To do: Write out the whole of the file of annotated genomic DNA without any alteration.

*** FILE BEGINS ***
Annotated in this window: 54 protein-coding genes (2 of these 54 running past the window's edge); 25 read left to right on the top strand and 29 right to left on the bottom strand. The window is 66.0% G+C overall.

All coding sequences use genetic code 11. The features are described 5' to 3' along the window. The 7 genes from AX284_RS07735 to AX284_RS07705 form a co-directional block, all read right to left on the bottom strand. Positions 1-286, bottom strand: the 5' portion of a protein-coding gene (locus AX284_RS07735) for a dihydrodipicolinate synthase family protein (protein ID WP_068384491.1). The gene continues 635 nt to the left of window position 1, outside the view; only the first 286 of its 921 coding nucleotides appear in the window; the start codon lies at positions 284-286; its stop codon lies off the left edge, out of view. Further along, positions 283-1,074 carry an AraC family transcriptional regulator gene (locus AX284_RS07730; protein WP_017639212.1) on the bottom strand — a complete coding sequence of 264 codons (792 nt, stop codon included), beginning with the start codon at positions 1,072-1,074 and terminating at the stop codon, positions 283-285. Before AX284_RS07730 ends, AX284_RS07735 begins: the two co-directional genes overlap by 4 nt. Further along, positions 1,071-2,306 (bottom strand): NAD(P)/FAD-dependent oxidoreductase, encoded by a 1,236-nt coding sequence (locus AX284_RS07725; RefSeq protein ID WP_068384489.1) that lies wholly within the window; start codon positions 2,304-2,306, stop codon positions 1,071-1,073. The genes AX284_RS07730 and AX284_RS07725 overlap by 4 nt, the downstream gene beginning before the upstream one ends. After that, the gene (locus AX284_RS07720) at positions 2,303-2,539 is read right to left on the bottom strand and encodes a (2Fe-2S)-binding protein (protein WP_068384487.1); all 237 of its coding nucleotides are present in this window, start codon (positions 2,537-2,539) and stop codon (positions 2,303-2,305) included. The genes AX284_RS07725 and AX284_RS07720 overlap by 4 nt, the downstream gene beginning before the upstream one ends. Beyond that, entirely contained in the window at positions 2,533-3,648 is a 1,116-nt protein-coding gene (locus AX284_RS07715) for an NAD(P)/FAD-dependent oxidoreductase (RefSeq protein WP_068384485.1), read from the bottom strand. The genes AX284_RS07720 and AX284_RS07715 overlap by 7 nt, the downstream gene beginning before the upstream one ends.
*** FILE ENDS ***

Annotated in this window: 54 protein-coding genes (2 of these 54 running past the window's edge); 25 read left to right on the top strand and 29 right to left on the bottom strand. The window is 66.0% G+C overall.

All coding sequences use genetic code 11. The features are described 5' to 3' along the window. The 7 genes from AX284_RS07735 to AX284_RS07705 form a co-directional block, all read right to left on the bottom strand. Positions 1-286, bottom strand: the 5' portion of a protein-coding gene (locus AX284_RS07735) for a dihydrodipicolinate synthase family protein (protein ID WP_068384491.1). The gene continues 635 nt to the left of window position 1, outside the view; only the first 286 of its 921 coding nucleotides appear in the window; the start codon lies at positions 284-286; its stop codon lies off the left edge, out of view. Further along, positions 283-1,074 carry an AraC family transcriptional regulator gene (locus AX284_RS07730; protein WP_017639212.1) on the bottom strand — a complete coding sequence of 264 codons (792 nt, stop codon included), beginning with the start codon at positions 1,072-1,074 and terminating at the stop codon, positions 283-285. Before AX284_RS07730 ends, AX284_RS07735 begins: the two co-directional genes overlap by 4 nt. Further along, positions 1,071-2,306 (bottom strand): NAD(P)/FAD-dependent oxidoreductase, encoded by a 1,236-nt coding sequence (locus AX284_RS07725; RefSeq protein ID WP_068384489.1) that lies wholly within the window; start codon positions 2,304-2,306, stop codon positions 1,071-1,073. The genes AX284_RS07730 and AX284_RS07725 overlap by 4 nt, the downstream gene beginning before the upstream one ends. After that, the gene (locus AX284_RS07720) at positions 2,303-2,539 is read right to left on the bottom strand and encodes a (2Fe-2S)-binding protein (protein WP_068384487.1); all 237 of its coding nucleotides are present in this window, start codon (positions 2,537-2,539) and stop codon (positions 2,303-2,305) included. The genes AX284_RS07725 and AX284_RS07720 overlap by 4 nt, the downstream gene beginning before the upstream one ends. Beyond that, entirely contained in the window at positions 2,533-3,648 is a 1,116-nt protein-coding gene (locus AX284_RS07715) for an NAD(P)/FAD-dependent oxidoreductase (RefSeq protein WP_068384485.1), read from the bottom strand. The genes AX284_RS07720 and AX284_RS07715 overlap by 7 nt, the downstream gene beginning before the upstream one ends.